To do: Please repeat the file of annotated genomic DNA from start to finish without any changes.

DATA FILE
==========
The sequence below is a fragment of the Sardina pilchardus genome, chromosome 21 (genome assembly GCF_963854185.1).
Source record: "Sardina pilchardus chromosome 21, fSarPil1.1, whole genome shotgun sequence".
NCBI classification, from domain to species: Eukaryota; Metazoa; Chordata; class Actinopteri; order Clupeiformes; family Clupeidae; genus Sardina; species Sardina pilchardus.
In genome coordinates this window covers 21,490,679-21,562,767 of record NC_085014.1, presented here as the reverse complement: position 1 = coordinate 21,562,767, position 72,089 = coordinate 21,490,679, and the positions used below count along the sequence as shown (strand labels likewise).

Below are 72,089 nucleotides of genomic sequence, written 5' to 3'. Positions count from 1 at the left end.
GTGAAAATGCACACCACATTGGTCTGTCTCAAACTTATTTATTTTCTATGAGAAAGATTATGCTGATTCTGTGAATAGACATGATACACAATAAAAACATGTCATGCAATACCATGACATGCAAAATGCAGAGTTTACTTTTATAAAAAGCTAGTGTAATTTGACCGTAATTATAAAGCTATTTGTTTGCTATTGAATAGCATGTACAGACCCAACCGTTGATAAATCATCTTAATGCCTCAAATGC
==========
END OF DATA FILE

The sequence below is a fragment of the Sardina pilchardus genome, chromosome 21 (genome assembly GCF_963854185.1).
Source record: "Sardina pilchardus chromosome 21, fSarPil1.1, whole genome shotgun sequence".
NCBI classification, from domain to species: Eukaryota; Metazoa; Chordata; class Actinopteri; order Clupeiformes; family Clupeidae; genus Sardina; species Sardina pilchardus.
In genome coordinates this window covers 21,490,679-21,562,767 of record NC_085014.1, presented here as the reverse complement: position 1 = coordinate 21,562,767, position 72,089 = coordinate 21,490,679, and the positions used below count along the sequence as shown (strand labels likewise).

Below are 72,089 nucleotides of genomic sequence, written 5' to 3'. Positions count from 1 at the left end.
GTGAAAATGCACACCACATTGGTCTGTCTCAAACTTATTTATTTTCTATGAGAAAGATTATGCTGATTCTGTGAATAGACATGATACACAATAAAAACATGTCATGCAATACCATGACATGCAAAATGCAGAGTTTACTTTTATAAAAAGCTAGTGTAATTTGACCGTAATTATAAAGCTATTTGTTTGCTATTGAATAGCATGTACAGACCCAACCGTTGATAAATCATCTTAATGCCTCAAATGC